It may come as a bit of a surprise to see a safety so high up this list, but having a defensive back who can patrol the middle third of the field makes everyone better. This player needs the range to play out of single high structures and should be able to mirror and match the majority of assignments that come his way. As the last line of defense, this player also needs to be able to work his way free from blocks with some regularity so he can reliably stop the ball.

10. Weapon2

This is the guy who takes advantage of all the attention WR1 receives, while also filling in any gaps where WR1 isn’t particularly strong. I’m completely open to this player being a boundary receiver, a slot, or a tight end, but at the moment there are very few tight ends in the NFL who are so good as to actually qualify as weapons. In a perfect world both Jerry Jeudy and Noah Fant reach this level.

Tier 3 - System fits at valuable spots

Ranking the positions in this tier really comes down to fit, what they offer, and what is required after taking into account what the Tier 1 and 2 players provide.

11. iOL1

This player ought to be able to handle stunts and also hold his own against the majority of individual matchups in pass protection. Ideally he’s a good+ run blocker, with strengths that fit the core rushing concepts his team utilizes.

12. CB3

Nickel is base in today’s NFL and this player needs to be able to log snaps like a starter while filling in the gaps for the two corners ahead of him on the depth chart. If he’s the slot corner, he needs to be quick enough to handle option routes while being a solid+ run defender because he’ll be closer to the action. If he’s a boundary player, he needs to be able to handle individual matchups deep downfield when opponents dial up shot plays.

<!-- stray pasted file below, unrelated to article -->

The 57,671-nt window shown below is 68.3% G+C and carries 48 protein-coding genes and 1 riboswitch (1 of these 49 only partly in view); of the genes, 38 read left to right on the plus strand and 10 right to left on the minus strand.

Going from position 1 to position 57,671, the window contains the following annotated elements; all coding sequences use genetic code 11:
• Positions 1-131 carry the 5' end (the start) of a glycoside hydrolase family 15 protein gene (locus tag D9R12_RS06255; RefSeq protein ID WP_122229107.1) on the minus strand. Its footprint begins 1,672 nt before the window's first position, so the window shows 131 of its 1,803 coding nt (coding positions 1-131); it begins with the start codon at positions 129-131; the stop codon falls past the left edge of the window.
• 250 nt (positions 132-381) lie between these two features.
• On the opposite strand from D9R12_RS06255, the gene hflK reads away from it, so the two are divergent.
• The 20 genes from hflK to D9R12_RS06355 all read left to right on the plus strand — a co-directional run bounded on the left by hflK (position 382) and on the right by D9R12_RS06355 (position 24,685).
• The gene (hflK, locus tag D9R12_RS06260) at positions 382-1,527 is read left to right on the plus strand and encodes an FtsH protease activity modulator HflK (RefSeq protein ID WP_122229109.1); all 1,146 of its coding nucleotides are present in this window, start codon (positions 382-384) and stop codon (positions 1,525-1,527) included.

13. Weapon 3

If the first two pass catchers are receivers, I prefer a tight end for this spot because of the stress it puts on the second and third level defenders from a matchup perspective.

14. ED/DL

The third defensive front player needs to compliment the PR1 and PR2 while being a solid+ pass rusher himself. If he’s an edge defender, he needs to be at least solid as a force player so as to prevent issues in run defense. If he’s an interior defensive lineman, he needs to be able to withstand and hopefully defeat most double teams.

15. iOL2

If the iOL1 isn’t a center, my hope is this player is.